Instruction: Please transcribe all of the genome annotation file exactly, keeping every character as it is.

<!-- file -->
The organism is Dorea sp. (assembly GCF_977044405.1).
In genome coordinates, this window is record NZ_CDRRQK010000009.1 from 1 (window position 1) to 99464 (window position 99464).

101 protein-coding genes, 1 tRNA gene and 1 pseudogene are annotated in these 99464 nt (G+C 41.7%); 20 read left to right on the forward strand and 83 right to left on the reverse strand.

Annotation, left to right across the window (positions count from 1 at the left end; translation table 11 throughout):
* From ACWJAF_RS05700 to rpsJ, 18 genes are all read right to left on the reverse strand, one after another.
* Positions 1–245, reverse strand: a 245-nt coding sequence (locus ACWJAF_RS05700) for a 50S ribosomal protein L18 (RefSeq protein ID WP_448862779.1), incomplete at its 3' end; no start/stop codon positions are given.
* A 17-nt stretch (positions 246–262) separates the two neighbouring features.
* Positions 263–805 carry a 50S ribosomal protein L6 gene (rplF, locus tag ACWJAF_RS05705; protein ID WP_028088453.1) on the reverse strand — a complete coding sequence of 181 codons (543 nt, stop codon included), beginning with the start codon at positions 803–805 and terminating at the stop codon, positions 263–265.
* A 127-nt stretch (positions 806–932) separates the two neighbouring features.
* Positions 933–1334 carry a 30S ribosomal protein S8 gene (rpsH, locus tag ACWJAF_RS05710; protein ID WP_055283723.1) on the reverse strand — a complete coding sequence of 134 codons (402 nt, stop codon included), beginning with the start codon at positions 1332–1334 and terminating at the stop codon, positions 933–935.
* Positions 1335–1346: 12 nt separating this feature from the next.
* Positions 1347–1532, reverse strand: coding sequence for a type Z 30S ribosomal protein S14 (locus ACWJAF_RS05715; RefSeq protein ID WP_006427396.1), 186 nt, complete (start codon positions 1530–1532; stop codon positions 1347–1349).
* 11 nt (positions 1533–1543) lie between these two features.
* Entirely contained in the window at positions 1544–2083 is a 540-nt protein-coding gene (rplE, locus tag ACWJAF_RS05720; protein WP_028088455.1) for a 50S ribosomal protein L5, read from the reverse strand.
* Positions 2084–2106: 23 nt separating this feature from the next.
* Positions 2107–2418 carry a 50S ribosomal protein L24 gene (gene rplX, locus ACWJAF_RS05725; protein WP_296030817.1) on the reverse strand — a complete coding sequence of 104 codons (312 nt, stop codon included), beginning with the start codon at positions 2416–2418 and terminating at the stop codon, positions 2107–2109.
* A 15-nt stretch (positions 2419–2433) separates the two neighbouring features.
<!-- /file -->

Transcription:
The organism is Dorea sp. (assembly GCF_977044405.1).
In genome coordinates, this window is record NZ_CDRRQK010000009.1 from 1 (window position 1) to 99464 (window position 99464).

101 protein-coding genes, 1 tRNA gene and 1 pseudogene are annotated in these 99464 nt (G+C 41.7%); 20 read left to right on the forward strand and 83 right to left on the reverse strand.

Annotation, left to right across the window (positions count from 1 at the left end; translation table 11 throughout):
* From ACWJAF_RS05700 to rpsJ, 18 genes are all read right to left on the reverse strand, one after another.
* Positions 1–245, reverse strand: a 245-nt coding sequence (locus ACWJAF_RS05700) for a 50S ribosomal protein L18 (RefSeq protein ID WP_448862779.1), incomplete at its 3' end; no start/stop codon positions are given.
* A 17-nt stretch (positions 246–262) separates the two neighbouring features.
* Positions 263–805 carry a 50S ribosomal protein L6 gene (rplF, locus tag ACWJAF_RS05705; protein ID WP_028088453.1) on the reverse strand — a complete coding sequence of 181 codons (543 nt, stop codon included), beginning with the start codon at positions 803–805 and terminating at the stop codon, positions 263–265.
* A 127-nt stretch (positions 806–932) separates the two neighbouring features.
* Positions 933–1334 carry a 30S ribosomal protein S8 gene (rpsH, locus tag ACWJAF_RS05710; protein ID WP_055283723.1) on the reverse strand — a complete coding sequence of 134 codons (402 nt, stop codon included), beginning with the start codon at positions 1332–1334 and terminating at the stop codon, positions 933–935.
* Positions 1335–1346: 12 nt separating this feature from the next.
* Positions 1347–1532, reverse strand: coding sequence for a type Z 30S ribosomal protein S14 (locus ACWJAF_RS05715; RefSeq protein ID WP_006427396.1), 186 nt, complete (start codon positions 1530–1532; stop codon positions 1347–1349).
* 11 nt (positions 1533–1543) lie between these two features.
* Entirely contained in the window at positions 1544–2083 is a 540-nt protein-coding gene (rplE, locus tag ACWJAF_RS05720; protein WP_028088455.1) for a 50S ribosomal protein L5, read from the reverse strand.
* Positions 2084–2106: 23 nt separating this feature from the next.
* Positions 2107–2418 carry a 50S ribosomal protein L24 gene (gene rplX, locus ACWJAF_RS05725; protein WP_296030817.1) on the reverse strand — a complete coding sequence of 104 codons (312 nt, stop codon included), beginning with the start codon at positions 2416–2418 and terminating at the stop codon, positions 2107–2109.
* A 15-nt stretch (positions 2419–2433) separates the two neighbouring features.